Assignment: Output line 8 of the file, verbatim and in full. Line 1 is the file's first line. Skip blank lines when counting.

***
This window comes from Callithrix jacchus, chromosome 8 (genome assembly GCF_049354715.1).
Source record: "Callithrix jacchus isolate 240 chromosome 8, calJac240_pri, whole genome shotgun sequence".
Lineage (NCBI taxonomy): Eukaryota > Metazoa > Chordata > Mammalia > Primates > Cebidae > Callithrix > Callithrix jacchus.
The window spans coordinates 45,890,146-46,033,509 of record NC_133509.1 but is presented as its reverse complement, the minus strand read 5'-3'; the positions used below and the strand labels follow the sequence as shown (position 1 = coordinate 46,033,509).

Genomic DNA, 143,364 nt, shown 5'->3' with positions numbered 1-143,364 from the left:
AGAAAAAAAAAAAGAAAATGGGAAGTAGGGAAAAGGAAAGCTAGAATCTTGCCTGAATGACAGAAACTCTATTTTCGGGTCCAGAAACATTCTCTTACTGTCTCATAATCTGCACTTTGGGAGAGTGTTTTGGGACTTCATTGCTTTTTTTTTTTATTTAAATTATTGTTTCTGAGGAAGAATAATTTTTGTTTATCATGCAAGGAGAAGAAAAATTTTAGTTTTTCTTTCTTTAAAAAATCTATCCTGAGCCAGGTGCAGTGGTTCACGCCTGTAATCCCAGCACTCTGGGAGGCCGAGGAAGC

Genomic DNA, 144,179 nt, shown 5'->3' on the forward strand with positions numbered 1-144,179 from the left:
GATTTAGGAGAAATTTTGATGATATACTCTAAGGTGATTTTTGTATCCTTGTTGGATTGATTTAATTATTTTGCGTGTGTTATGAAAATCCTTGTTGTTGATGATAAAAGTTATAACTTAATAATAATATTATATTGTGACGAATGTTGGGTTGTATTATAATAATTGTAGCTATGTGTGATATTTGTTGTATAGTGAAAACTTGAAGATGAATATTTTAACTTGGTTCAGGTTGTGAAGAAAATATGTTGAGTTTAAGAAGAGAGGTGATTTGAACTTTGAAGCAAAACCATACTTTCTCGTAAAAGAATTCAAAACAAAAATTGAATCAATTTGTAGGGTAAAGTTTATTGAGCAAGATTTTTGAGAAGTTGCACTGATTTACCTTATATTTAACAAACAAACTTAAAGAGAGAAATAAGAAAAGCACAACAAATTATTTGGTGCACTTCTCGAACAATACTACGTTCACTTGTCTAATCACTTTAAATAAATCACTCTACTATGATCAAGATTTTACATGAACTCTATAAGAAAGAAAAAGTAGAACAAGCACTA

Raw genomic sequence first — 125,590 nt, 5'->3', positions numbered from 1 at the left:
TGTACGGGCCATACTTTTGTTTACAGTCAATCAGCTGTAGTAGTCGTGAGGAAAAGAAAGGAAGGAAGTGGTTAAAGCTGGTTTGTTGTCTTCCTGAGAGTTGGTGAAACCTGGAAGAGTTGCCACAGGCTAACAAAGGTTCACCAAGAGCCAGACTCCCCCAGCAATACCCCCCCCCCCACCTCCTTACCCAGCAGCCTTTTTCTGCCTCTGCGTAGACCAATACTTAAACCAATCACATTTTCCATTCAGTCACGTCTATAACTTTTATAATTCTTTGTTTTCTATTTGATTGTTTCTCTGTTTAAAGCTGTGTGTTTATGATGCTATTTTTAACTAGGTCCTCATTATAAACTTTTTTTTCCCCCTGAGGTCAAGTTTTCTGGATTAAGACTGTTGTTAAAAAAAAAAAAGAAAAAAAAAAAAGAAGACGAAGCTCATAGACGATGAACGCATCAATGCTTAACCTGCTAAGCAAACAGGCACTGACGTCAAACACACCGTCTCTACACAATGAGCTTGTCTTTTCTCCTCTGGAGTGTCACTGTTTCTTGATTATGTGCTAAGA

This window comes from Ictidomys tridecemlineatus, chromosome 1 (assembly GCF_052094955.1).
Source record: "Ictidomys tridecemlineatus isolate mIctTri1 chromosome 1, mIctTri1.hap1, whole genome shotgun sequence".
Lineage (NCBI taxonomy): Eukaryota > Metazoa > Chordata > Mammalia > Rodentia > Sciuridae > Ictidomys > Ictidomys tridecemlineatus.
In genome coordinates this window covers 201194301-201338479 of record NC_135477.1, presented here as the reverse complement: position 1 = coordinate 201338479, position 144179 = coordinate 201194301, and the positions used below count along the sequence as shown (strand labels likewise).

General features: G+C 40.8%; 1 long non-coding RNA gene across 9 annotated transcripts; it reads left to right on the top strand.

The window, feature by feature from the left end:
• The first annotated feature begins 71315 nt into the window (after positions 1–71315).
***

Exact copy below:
GATTTAGGAGAAATTTTGATGATATACTCTAAGGTGATTTTTGTATCCTTGTTGGATTGATTTAATTATTTTGCGTGTGTTATGAAAATCCTTGTTGTTGATGATAAAAGTTATAACTTAATAATAATATTATATTGTGACGAATGTTGGGTTGTATTATAATAATTGTAGCTATGTGTGATATTTGTTGTATAGTGAAAACTTGAAGATGAATATTTTAACTTGGTTCAGGTTGTGAAGAAAATATGTTGAGTTTAAGAAGAGAGGTGATTTGAACTTTGAAGCAAAACCATACTTTCTCGTAAAAGAATTCAAAACAAAAATTGAATCAATTTGTAGGGTAAAGTTTATTGAGCAAGATTTTTGAGAAGTTGCACTGATTTACCTTATATTTAACAAACAAACTTAAAGAGAGAAATAAGAAAAGCACAACAAATTATTTGGTGCACTTCTCGAACAATACTACGTTCACTTGTCTAATCACTTTAAATAAATCACTCTACTATGATCAAGATTTTACATGAACTCTATAAGAAAGAAAAAGTAGAACAAGCACTA